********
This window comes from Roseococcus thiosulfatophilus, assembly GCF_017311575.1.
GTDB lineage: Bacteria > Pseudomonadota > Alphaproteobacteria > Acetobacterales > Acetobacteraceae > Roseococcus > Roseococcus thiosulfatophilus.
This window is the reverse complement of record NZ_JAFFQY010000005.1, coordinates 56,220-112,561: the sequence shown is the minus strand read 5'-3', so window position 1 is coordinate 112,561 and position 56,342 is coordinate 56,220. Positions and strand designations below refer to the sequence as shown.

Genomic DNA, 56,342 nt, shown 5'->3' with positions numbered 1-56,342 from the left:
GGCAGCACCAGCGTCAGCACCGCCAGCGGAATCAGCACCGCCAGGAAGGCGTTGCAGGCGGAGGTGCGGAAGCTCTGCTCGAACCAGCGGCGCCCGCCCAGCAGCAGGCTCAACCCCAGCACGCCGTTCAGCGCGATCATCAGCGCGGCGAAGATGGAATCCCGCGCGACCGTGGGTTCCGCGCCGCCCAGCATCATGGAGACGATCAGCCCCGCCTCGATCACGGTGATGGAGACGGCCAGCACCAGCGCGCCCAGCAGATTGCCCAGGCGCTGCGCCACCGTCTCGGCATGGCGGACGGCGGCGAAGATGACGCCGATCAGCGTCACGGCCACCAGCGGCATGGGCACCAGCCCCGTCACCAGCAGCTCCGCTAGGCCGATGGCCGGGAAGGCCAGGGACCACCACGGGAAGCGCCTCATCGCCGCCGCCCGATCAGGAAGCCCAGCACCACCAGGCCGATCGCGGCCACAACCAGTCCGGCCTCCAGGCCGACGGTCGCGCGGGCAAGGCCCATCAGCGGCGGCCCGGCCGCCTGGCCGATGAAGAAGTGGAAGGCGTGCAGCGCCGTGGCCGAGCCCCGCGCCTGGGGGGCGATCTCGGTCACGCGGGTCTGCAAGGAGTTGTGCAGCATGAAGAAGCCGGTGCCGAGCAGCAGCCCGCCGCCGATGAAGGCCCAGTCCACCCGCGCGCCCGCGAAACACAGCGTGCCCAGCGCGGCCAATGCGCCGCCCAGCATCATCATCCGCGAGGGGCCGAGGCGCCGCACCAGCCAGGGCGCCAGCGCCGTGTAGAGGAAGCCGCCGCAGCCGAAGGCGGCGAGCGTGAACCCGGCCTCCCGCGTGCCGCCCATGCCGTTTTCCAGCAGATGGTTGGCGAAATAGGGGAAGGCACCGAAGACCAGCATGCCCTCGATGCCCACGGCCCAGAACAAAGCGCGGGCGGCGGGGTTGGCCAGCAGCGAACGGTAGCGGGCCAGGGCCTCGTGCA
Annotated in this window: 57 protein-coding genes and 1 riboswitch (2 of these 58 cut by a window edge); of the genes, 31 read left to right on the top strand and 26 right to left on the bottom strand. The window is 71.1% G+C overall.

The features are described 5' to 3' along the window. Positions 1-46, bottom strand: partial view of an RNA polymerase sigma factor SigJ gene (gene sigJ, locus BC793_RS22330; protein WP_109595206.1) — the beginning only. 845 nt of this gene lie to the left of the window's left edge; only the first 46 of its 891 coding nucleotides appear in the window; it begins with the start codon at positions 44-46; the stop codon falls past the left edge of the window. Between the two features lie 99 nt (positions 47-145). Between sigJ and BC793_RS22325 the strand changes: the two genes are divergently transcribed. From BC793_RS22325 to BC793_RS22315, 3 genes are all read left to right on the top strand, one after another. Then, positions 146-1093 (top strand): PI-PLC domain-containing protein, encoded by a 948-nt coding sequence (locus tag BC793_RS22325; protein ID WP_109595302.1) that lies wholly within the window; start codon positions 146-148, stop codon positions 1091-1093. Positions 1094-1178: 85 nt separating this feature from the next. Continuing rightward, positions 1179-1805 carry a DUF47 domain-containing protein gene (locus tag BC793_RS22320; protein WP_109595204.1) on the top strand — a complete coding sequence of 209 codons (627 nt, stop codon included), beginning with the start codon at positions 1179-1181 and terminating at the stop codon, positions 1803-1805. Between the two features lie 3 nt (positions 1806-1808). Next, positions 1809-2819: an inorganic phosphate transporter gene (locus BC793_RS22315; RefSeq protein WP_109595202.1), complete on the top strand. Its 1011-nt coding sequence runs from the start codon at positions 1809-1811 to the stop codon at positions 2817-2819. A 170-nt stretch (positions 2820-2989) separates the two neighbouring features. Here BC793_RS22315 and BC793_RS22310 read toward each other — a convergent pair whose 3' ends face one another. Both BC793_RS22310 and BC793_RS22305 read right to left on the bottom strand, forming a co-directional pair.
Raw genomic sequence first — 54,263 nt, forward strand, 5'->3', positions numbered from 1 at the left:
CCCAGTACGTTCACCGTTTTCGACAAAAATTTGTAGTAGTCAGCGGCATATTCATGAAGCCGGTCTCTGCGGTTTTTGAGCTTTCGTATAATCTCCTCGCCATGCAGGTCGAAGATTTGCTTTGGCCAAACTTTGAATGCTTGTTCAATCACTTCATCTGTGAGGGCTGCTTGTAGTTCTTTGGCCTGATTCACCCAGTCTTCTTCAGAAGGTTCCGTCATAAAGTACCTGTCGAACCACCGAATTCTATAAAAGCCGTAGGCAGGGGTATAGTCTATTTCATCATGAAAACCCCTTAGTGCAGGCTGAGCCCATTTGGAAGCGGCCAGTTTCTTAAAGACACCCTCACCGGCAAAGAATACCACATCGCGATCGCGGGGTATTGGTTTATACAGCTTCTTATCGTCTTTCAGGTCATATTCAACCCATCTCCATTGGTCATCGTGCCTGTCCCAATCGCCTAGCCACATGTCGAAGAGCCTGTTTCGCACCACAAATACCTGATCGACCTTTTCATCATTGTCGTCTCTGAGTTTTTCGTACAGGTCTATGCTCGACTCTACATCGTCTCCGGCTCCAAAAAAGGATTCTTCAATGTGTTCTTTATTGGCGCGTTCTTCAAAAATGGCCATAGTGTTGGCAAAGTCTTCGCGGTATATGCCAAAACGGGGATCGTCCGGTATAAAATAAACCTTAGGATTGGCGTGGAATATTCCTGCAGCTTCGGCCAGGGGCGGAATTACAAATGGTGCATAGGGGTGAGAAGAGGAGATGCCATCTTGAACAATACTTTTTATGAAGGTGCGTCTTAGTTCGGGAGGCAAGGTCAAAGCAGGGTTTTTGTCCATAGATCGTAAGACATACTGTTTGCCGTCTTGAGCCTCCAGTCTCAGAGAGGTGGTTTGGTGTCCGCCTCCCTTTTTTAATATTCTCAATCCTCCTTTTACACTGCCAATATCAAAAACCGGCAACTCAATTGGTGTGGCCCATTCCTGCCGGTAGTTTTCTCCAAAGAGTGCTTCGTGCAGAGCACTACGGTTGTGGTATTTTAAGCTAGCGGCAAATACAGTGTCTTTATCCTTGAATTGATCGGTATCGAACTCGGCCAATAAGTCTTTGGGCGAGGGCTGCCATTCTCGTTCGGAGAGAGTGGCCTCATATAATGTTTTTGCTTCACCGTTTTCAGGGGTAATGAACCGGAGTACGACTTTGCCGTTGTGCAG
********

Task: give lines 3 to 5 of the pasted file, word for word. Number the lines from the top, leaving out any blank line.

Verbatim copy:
This window is the reverse complement of record NZ_JAFFQY010000005.1, coordinates 56,220-112,561: the sequence shown is the minus strand read 5'-3', so window position 1 is coordinate 112,561 and position 56,342 is coordinate 56,220. Positions and strand designations below refer to the sequence as shown.

Genomic DNA, 56,342 nt, shown 5'->3' with positions numbered 1-56,342 from the left:
GGCAGCACCAGCGTCAGCACCGCCAGCGGAATCAGCACCGCCAGGAAGGCGTTGCAGGCGGAGGTGCGGAAGCTCTGCTCGAACCAGCGGCGCCCGCCCAGCAGCAGGCTCAACCCCAGCACGCCGTTCAGCGCGATCATCAGCGCGGCGAAGATGGAATCCCGCGCGACCGTGGGTTCCGCGCCGCCCAGCATCATGGAGACGATCAGCCCCGCCTCGATCACGGTGATGGAGACGGCCAGCACCAGCGCGCCCAGCAGATTGCCCAGGCGCTGCGCCACCGTCTCGGCATGGCGGACGGCGGCGAAGATGACGCCGATCAGCGTCACGGCCACCAGCGGCATGGGCACCAGCCCCGTCACCAGCAGCTCCGCTAGGCCGATGGCCGGGAAGGCCAGGGACCACCACGGGAAGCGCCTCATCGCCGCCGCCCGATCAGGAAGCCCAGCACCACCAGGCCGATCGCGGCCACAACCAGTCCGGCCTCCAGGCCGACGGTCGCGCGGGCAAGGCCCATCAGCGGCGGCCCGGCCGCCTGGCCGATGAAGAAGTGGAAGGCGTGCAGCGCCGTGGCCGAGCCCCGCGCCTGGGGGGCGATCTCGGTCACGCGGGTCTGCAAGGAGTTGTGCAGCATGAAGAAGCCGGTGCCGAGCAGCAGCCCGCCGCCGATGAAGGCCCAGTCCACCCGCGCGCCCGCGAAACACAGCGTGCCCAGCGCGGCCAATGCGCCGCCCAGCATCATCATCCGCGAGGGGCCGAGGCGCCGCACCAGCCAGGGCGCCAGCGCCGTGTAGAGGAAGCCGCCGCAGCCGAAGGCGGCGAGCGTGAACCCGGCCTCCCGCGTGCCGCCCATGCCGTTTTCCAGCAGATGGTTGGCGAAATAGGGGAAGGCACCGAAGACCAGCATGCCCTCGATGCCCACGGCCCAGAACAAAGCGCGGGCGGCGGGGTTGGCCAGCAGCGAACGGTAGCGGGCCAGGGCCTCGTGCA